Following the 2014 so-called “Ukrainian Revolution of Dignity” and the Russian Federation’s annexation of Crimea, a major escalation of the ongoing Russo-Ukrainian War occurred in 2022, culminating in the Russian invasion of Ukraine on February 24. The invasion triggered Europe’s largest refugee and humanitarian crisis since World War II, causing an unprecedented amount of human suffering and countless civilian casualties.

NAIOP-NJ’s Public Policy Symposium

Gibbons P.C. is proud to serve as Event Sponsor for NAIOP-NJ’s Public Policy Symposium, on March 23, 2022 at the Carpenters Apprentice Training Center in Edison, NJ. We hope that you can join us and the greater NAIOP-NJ membership as we hear from the new Senate and Assembly leadership teams, along with the Mayors of Newark and Paterson, and the development community as they discuss how to keep New Jersey prosperous and growing. To register: NAIOP New Jersey – Public Policy Symposium (1 Credit) (wildapricot.org).

Gibbons P.C. Presents “Keys to Negotiating Better Software and Software-as-a-Service Agreements”

From May 17-19, Peter J. Frazza, a Director in the Gibbons Commercial & Criminal Litigation Group, will lead a seminar in Las Vegas analyzing the negotiation of software licenses and software-as-a-service agreements, including data protection and privacy issues companies face that are specific to software transactions, artificial intelligence, and the Internet of Things (IoT). Mr. Frazza has over 30 years of experience handling complex lawsuits and contract negotiations on behalf of licensees and users in software licensing and software-as-a-service matters. For additional seminar details or to register, visit https://conta.cc/3CFGxws.

Court Denies Motion to Amend Invalidity Contentions, Citing Defendant’s Failure to Show When It Could Have Discovered New Information

In MicroVention, Inc. v. Balt USA, LLC, the United States District Court for the Central District of California recently denied a defendant’s motion to amend its invalidity contentions to add additional written description and enablement arguments, finding a lack of diligence by the defendant. The court, which in patent cases “follows a schedule similar to that imposed by the Northern District of California,” emphasized the diligence that must be shown to warrant a party amending its invalidity contentions. Specifically, the court noted that “‘[t]he critical issue is not when [the party] discovered [the] information, but rather whether [it] could have discovered it earlier had it acted with the requisite diligence.’” (quoting Google, Inc. v. Netlist Inc., 2020 WL 1838693, at *2 (N.D. Cal. May 5, 2010)). As we recently reported, the District of New Jersey “adopted verbatim [its] Local Patent Rules from the Northern District of California.” TFH Publ’n, Inc. v. Doskocil Mfg. Co., 705 F. Supp. 2d 361, 365 (D.N.J. 2010). The court found that one of the defendant’s proposed amendments was based on the claim construction position the plaintiff had taken during the claim construction phase of the case. However, the court recognized that the plaintiff’s claim construction had not changed since the beginning of the case and, on that basis, found that...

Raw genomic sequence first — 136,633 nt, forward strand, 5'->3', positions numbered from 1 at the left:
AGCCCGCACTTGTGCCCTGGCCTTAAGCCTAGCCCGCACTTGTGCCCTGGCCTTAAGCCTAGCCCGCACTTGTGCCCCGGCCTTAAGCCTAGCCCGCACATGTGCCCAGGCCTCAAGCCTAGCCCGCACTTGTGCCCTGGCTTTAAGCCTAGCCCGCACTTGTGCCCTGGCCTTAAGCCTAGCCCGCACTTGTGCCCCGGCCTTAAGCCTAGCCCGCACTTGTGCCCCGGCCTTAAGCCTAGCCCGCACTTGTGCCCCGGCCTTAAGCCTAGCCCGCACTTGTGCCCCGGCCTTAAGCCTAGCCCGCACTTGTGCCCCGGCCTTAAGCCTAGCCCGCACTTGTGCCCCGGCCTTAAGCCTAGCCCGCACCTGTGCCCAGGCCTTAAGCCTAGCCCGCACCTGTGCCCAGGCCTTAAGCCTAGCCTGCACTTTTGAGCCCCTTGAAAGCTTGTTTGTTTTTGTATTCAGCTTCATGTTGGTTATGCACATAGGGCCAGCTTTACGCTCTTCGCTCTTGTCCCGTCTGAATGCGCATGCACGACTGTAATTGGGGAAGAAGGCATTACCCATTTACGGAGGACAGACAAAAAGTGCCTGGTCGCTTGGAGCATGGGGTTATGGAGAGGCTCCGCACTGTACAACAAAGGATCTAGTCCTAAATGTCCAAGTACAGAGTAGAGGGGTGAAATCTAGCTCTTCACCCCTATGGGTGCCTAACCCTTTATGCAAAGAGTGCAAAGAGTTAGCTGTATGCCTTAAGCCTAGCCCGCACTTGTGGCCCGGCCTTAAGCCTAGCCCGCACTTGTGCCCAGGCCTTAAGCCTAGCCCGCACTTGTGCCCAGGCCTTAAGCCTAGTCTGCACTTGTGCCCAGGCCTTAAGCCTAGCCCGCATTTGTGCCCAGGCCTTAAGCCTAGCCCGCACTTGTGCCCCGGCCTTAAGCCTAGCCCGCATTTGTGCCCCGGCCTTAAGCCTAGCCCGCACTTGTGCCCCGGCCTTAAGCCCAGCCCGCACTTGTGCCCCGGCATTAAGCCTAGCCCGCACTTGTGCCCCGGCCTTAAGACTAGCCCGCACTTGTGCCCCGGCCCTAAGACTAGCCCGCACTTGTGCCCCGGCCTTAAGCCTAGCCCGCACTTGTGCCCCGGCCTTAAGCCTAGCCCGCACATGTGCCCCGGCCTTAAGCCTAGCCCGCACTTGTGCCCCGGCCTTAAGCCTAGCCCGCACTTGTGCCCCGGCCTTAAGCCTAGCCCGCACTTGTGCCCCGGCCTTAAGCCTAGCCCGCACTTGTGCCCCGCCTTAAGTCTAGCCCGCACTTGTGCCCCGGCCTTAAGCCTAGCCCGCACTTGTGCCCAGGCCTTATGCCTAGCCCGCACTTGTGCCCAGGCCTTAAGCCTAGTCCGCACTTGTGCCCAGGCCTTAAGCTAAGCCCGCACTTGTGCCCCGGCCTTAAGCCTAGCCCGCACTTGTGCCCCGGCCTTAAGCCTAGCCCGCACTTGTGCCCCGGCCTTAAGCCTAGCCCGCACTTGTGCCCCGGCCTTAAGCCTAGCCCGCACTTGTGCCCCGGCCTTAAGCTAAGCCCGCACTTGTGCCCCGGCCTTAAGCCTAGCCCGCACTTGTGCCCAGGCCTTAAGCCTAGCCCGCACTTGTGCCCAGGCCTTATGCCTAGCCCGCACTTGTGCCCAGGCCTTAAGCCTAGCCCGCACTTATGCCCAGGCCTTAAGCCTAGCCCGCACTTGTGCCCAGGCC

Gibbons Is NJ’s Top Lawyer-Lobbying Firm for 14th Straight Year

For the fourteenth year in a row, Gibbons P.C. has been ranked the #1 lawyer-lobbying firm in New Jersey, according to the New Jersey Election Law Enforcement Commission (NJ ELEC), which today released its report on 2021 lobbying expenditures in the state. The firm, whose Government & Regulatory Affairs Group celebrates its 20th anniversary this year, also ranked sixth in the state among all lobbying practices. In 2021, the Gibbons Government & Regulatory Affairs Group increased its revenues over the prior year, even while overall lobbying expenditures in the state fell by over 12 percent. “Our lawyer-lobbyists are equally focused on helping clients achieve their business goals and maintaining excellent working relationships in the executive and legislative branches in both Trenton and Washington, regardless of which party is in power,” said Patrick C. Dunican Jr., Executive Chairperson of Gibbons. Peter J. Torcicollo, the firm’s Managing Director, added, “Our presence, influence, and longstanding relationships allow us to provide creative, strategic solutions to a wide-ranging client base that has, for 20 years, turned to Gibbons as New Jersey’s ‘go to’ lawyer-lobbying firm for tackling the legislative and regulatory issues that impact bottom lines.” Gibbons opened its Trenton office and launched its Government & Regulatory Affairs Group in 2002 to offer public, private, and nonprofit sector clients the...